Watch “Ride the Divide,” Fight Cancer, and Convince Yourself to Never Ever Ever do the Great Divide Race

09.14.2010 | 10:42 am

201009140954.jpg I’m pretty sure that the first person who ever asked to have a photo taken with me as “Fatty” was Mike Dion, four years (or so) ago. I was out riding with some friends, the day before the Leadville 100. This guy — Mike — approached and asked if he could get a photo with me. I of course said “sure” and he snapped a photo using the classic self-portrait method (none of my friends volunteered to take the photo; they were too busy doubling over with laughter at me being asked to be in a photo).

Mike wasn’t racing the Leadville 100; it was a little too much for him. He was just there to watch.

Um, I think it’s safe to say that things have changed since then.

201009141012.jpg Watch Ride the Divide, Help Team Fatty Fight Cancer

Somewhere after Mike and I met, he got the crazy idea of riding the Great Divide Race: the 2700-mile mountain bike route from Canada to Mexico.. Mike says that I inspired Mike to start riding seriously, but I’m pretty sure he’s just looking for a scapegoat.

A film crew followed him — and several other riders — on their adventure, resulting in Ride the Divide, an inspiring and honest look at what people go through as they try to ride this frankly overwhelming route.

And now Mike wants to help Team Fatty in our fight against cancer by offering a special “Livingroom LiveStrong” edition of the movie, with 50% (in other words, all profit) of the cost going to Mike’s Team Fatty LiveStrong Challenge.

Mike is, in fact, awesome.


Here’s what you get with the special version of this award-winning documentary:

  • A DVD or Bluray
  • A custom wood laser-engraved box (including the Team Fatty logo!) by, with
  • A limited edition t-shirt by Mighty Karma
  • A SmartWool Beanie
  • Tony Hsieh’s Best Selling book – Delivering Happiness
  • Other sponsors goodies
  • Five Livestrong bands
  • A free iTunes download of 10 MPH, the director’s first feature film
  • People for Bikes pledge sheets and stickers
  • Documentary Channel bumper sticker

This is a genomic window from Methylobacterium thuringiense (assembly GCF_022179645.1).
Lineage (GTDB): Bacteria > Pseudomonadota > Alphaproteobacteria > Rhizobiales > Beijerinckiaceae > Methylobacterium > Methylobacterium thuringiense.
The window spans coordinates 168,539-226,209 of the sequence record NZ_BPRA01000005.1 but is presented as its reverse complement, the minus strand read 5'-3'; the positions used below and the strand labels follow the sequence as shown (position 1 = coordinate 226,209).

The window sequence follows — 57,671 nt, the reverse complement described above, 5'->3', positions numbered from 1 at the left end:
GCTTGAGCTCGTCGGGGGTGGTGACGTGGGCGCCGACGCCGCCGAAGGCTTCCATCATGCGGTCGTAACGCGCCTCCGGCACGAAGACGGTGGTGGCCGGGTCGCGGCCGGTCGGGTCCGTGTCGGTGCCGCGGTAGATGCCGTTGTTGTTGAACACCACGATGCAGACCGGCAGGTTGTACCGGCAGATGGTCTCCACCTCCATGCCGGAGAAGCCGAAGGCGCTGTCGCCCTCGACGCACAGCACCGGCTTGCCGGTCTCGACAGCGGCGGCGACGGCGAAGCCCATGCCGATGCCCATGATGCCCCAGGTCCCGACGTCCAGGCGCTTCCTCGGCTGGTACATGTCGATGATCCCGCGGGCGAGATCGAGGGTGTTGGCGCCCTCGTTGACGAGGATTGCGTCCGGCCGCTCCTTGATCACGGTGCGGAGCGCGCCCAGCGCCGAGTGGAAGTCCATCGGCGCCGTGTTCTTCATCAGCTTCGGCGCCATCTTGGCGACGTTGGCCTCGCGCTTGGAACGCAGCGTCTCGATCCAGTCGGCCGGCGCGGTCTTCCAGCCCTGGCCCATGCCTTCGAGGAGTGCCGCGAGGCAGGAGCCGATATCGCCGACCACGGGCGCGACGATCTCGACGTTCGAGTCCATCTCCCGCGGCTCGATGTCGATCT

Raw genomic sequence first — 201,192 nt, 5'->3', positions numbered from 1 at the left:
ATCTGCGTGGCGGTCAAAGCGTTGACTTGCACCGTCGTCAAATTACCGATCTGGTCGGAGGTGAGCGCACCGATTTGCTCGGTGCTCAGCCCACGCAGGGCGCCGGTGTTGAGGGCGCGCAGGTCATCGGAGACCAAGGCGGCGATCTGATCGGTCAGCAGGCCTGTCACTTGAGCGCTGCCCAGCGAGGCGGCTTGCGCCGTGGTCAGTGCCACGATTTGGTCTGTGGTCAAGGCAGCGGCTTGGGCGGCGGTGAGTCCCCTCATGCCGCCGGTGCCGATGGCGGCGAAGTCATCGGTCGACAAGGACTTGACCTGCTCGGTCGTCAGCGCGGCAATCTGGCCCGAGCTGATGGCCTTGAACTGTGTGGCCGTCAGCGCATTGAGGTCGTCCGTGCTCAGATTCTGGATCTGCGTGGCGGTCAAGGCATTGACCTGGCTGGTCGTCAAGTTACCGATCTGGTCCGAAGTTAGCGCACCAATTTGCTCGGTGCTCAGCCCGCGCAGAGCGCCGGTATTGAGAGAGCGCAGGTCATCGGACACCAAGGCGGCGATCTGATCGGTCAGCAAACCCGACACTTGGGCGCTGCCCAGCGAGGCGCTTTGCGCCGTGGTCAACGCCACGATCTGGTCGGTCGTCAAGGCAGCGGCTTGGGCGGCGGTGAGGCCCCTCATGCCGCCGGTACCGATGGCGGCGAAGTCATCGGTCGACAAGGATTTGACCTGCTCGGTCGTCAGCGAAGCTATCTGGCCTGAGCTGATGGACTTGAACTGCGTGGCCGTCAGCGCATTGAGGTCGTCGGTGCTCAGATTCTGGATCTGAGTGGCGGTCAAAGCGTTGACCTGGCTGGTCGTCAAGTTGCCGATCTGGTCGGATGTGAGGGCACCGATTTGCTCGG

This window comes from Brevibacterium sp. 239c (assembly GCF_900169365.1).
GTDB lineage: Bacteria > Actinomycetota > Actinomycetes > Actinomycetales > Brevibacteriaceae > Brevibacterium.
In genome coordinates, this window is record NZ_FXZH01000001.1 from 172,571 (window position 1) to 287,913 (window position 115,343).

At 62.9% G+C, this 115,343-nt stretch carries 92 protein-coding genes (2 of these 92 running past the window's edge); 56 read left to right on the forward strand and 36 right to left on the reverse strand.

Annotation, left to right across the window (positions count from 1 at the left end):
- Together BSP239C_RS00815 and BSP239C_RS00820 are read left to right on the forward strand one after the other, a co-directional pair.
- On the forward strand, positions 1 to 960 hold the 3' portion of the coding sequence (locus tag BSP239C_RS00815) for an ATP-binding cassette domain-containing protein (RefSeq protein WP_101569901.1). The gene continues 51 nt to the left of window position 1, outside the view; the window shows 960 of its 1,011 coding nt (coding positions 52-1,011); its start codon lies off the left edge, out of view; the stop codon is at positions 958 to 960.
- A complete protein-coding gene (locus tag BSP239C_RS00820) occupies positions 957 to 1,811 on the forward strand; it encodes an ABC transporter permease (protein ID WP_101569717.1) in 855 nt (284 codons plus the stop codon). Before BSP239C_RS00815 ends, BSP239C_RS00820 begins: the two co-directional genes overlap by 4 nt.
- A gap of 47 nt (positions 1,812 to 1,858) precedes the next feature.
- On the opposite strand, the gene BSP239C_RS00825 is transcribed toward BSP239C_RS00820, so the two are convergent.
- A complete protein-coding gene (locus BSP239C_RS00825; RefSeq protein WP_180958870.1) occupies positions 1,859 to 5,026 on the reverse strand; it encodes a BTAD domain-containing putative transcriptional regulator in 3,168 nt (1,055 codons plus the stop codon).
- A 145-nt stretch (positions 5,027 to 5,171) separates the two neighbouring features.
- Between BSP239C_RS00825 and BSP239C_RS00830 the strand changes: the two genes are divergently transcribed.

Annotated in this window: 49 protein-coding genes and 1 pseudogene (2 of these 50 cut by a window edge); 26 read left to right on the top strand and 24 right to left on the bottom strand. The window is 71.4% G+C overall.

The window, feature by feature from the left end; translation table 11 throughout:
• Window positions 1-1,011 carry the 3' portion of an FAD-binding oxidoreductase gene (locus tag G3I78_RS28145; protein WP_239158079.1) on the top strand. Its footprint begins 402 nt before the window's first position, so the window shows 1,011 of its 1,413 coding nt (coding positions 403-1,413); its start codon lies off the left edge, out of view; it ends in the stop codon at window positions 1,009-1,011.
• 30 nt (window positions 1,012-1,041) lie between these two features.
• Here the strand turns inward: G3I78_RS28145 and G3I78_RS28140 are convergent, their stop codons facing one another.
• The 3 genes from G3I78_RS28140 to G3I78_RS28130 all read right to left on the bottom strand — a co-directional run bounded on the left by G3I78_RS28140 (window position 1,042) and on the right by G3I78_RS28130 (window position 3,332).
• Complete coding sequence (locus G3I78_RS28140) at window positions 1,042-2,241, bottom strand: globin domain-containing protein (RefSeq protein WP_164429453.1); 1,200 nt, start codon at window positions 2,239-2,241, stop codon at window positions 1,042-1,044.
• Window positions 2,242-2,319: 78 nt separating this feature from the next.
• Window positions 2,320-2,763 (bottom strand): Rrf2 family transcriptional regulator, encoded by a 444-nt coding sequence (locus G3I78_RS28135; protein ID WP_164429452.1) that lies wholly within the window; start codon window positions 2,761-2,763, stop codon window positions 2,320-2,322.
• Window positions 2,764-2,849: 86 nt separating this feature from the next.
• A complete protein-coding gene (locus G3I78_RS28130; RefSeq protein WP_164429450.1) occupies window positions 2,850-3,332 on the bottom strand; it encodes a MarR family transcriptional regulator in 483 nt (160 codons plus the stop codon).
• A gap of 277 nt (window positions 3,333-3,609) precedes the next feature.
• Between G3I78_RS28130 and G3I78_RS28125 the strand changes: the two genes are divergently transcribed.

201009141025.jpg And — perhaps most awesome of all — The first 300 packages sold will automatically be entered in a contest to win Mike Dion’s MOOTS he rode in the film. Yes, you could win his $7000 titanium wonder machine, custom bags and all, if you are one of the first 300 people to purchase a Living Room package.

There are only 500 of these special edition bundles being created, so you may want to hustle — especially if you want to be one of the people who has a chance at winning a really, really nice bike.

How to Order, What to Do

The Ride the Divide “Livingroom LiveStrong” package is $99, and is a huge bargain, especially considering how much schwag you’re getting, the potential you have for winning a great bike, and the fact that half your money is going to LiveStrong. So click here to go to the order page.

And then, here’s what you do to raise even more money in the fight against cancer.

  1. Invite a bunch of friends to your house to watch this movie with you on October 2, LiveStrong Day.
  2. Charge them each $10, and promise them snacks. Like, for example, you might promise them brats. Or the Best Cake in the World.
  3. Donate the money you raise to your own LiveStrong Challenge page.
  4. Have a great time watching a powerful, inspiring movie with your friends, knowing that you’re doing something really good at the same time.

Oh, and one more thing. Be grateful you’re not out there yourself riding the Great Divide. I know I am.


Park City Point 2 Point Race Report, Part III

09.9.2010 | 10:52 am

A Note from Fatty: This is Part 3 of my three-part story on racing (ha) the 2010 Park City Point 2 Point. Part 1 is here, and Part 2 is here.

This is going to come as a shocker to some people, but occasionally I do things that I quickly regret. Which is the only explanation I have for why I would have consumed a largish Mountain Dew and two Cokes at the final aid station.

I was thirsty. It was cold and delicious. I drank it.

Hey, you’ll notice that when I claim I am a “beloved, multi-award-winning, superstar cycle blogging sensation,” I never toss “smart” into that porridge of adjectives, right?

Anyway, I drank a lot of soda. Then I started riding.

Within a couple of minutes, the inevitable happened: the carbonated stew in my stomach (for in addition to the soda, I had also consumed a can of Chicken and Stars soup. And a Fruition bar. And a Salted Nut Roll.) sloshed around. My stomach expanded. To the point of distress.

And then past the point of distress. And then past the point that comes after the point that is past the point of distress.

And in short, I looked like Veruca Salt had been stuffed into a CarboRocket jersey.

And in even shorter, I felt terrible.

I slowed to a crawl (not literally), the discomfort seemingly robbing me of my climbing legs.

I kept swapping between wanting to barf, burp, or fart. Or all three. And in the darkest moments, I considered the probability that I was more likely to wind up with horrible, explosive diarreah, like the last time I had had too much caffeinated soda to drink during a stop in the middle of the long ride.

Then, as icing on the cake, I got a leg cramp that went all the way from the top of the inside of my left leg down to my calf. I pedaled through it, knowing that my only other alternative was to get off my bike and thrash around for a while ’til it went away.

Might as well go forward — at least a little bit — while I’m in agony.

A Runner (But Not The Runner)